“In the here-and-now, I vote—but always with a torn heart. I have not yet met a candidate or a political proposal that embodies all that I dream for…” -Steve Garber in “Making Peace with Proximate Justice”
My undergraduate degree is in political science, and I once imagined making a life for myself in Washington, D.C. During those years — thanks to a last-minute roommate gift and generous hospitality from a high school friend — I even attended a presidential inauguration. So it may come as a surprise that I haven’t voted in the past two presidential elections.
If I have a least favorite question in the English language, it might be: “Are you a Christian?” It’s a question that gets thrown pretty quickly in the direction of any artist or thinker or politician that shows an openness toward or seriousness about God or spirituality. My dislike of the question is first of all about what the question does. What I mean is, asking it is often a way to peg people as in-or-out, loveable-or-dismissible. Unfortunately this question gets asked in this way by many who believe, some who don’t, and probably everywhere in-between. But it seems to me that if these kinds of distinctions and categories have to be made, perhaps it might be best to let God be the One to make them.
This is what the Lord Almighty, the God of Israel, says to all those I carried into exile from Jerusalem to Babylon: ‘Build houses and settle down; plant gardens and eat what they produce. Marry and have sons and daughters; find wives for your sons and give your daughters in marriage, so that they too may have sons and daughters. Increase in number there; do not decrease. Also, seek the peace and prosperity of the city to which I have carried you into exile. Pray to the Lord for it, because if it prospers, you too will prosper.’” -Jeremiah 29:4-7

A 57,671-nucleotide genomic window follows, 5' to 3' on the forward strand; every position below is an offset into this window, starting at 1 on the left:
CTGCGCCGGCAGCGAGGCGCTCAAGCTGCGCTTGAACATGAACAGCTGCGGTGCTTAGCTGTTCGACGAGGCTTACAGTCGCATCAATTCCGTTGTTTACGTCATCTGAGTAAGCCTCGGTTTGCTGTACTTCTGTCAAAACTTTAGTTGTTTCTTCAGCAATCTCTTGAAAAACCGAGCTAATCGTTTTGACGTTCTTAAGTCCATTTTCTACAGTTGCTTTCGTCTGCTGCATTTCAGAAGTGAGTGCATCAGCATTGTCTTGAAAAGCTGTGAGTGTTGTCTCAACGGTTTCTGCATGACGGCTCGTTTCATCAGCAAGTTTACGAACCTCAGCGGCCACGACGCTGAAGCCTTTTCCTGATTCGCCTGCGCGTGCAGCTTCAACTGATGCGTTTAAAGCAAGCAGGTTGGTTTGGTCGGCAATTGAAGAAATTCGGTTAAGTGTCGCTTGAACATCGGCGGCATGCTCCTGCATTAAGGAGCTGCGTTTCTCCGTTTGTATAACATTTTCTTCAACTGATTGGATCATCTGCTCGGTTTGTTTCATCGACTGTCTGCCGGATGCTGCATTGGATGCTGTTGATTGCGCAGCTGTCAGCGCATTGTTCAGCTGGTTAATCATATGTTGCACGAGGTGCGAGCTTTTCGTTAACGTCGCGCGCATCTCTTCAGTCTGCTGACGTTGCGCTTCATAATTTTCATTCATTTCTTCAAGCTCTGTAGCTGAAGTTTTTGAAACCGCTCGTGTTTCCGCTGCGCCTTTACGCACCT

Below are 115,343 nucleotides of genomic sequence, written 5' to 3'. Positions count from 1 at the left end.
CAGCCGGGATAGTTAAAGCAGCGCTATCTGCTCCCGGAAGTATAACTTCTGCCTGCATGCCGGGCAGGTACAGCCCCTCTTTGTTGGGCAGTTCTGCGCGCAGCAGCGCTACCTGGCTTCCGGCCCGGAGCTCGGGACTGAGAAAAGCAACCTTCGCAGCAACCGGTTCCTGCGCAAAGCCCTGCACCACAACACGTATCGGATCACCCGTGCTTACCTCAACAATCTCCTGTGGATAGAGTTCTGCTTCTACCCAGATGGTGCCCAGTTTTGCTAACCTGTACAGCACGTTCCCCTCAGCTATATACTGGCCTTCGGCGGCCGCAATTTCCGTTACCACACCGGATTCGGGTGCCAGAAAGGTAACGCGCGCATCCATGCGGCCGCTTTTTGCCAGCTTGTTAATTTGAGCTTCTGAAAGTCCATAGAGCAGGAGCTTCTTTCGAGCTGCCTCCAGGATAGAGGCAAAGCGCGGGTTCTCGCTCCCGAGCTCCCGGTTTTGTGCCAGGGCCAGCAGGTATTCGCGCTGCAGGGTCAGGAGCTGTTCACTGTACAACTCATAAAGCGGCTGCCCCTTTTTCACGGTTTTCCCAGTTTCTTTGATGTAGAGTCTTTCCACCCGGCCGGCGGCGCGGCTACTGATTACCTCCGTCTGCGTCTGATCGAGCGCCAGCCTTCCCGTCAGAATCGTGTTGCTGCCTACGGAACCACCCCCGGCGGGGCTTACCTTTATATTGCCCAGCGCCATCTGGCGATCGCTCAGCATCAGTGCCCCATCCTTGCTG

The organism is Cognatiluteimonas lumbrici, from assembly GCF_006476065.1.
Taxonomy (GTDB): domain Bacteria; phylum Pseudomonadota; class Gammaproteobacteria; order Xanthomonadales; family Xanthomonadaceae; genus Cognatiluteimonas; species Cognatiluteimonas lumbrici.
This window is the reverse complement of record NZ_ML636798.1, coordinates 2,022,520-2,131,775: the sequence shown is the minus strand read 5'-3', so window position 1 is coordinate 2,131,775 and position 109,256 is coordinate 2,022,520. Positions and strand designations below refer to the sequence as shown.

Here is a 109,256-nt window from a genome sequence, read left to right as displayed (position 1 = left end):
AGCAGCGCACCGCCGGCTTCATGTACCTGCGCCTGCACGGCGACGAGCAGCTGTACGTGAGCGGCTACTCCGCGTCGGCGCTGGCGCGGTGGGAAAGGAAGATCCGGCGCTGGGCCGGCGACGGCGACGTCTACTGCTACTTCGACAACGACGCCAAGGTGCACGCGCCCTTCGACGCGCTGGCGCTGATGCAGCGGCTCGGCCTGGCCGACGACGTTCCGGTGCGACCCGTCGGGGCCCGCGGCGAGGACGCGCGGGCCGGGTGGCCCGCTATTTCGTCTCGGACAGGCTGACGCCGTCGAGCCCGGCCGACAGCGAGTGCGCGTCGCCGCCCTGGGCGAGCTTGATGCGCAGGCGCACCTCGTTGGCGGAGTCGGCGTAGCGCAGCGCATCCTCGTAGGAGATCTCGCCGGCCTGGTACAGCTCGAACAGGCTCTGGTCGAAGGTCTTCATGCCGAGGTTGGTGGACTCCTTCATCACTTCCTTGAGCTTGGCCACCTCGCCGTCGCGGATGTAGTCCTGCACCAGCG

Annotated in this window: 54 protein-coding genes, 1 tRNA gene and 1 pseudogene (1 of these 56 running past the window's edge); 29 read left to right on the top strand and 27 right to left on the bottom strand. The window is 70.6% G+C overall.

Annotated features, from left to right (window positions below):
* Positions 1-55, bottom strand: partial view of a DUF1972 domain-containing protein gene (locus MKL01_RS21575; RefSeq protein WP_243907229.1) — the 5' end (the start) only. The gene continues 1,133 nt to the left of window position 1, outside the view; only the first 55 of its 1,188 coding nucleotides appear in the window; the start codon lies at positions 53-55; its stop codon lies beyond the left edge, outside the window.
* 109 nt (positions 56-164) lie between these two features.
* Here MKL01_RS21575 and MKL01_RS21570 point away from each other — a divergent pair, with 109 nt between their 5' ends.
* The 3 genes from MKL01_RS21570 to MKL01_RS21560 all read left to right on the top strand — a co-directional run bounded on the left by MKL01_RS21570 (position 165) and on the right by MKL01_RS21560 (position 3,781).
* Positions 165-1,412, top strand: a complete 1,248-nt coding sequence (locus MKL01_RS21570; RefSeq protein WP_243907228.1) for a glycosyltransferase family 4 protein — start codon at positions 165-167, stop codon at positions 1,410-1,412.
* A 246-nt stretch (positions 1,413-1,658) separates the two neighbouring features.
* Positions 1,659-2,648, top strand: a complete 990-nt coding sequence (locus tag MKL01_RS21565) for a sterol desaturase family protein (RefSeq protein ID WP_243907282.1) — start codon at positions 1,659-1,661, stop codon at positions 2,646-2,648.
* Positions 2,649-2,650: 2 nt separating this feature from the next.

Over the weekend, I was doing some online-literary-journal browsing, just some catching up, trying to see what’s going on in that world. The most interesting thing I found was an interview between Booth‘s Susan Lerner and Jonathan Franzen. In the interview’s introduction, Lerner calls Franzen “arguably the best living American novelist” — I’m never quite sure how we go about making and justifying these claims — but she was also quite clear that during Franzen’s visit to Indianapolis, he had been kind, present, and pleasant. If such a disclaimer seems defensive, you can forgive her because Franzen has such a tendency to make headlines in all the wrong ways. As the story goes, several years ago, he even pissed Oprah off.
“This is, as I said and believe, a book about Heaven, but I must say too that it has been a close call. For I have wondered sometimes if it would not finally turn out to be a book about Hell — where we fail to love one another, where we hate and destroy one another for reasons abundantly provided or for righteousness’ sake or for pleasure, where we destroy the things we need the most, where we see no hope and have no faith, where we are needy and alone, where things that ought to stay together fall apart, where there is such a groaning travail of selfishness in all its forms, where we love one another and die, where we must lose everything to know what we have had.” -Wendell Berry in Jayber Crow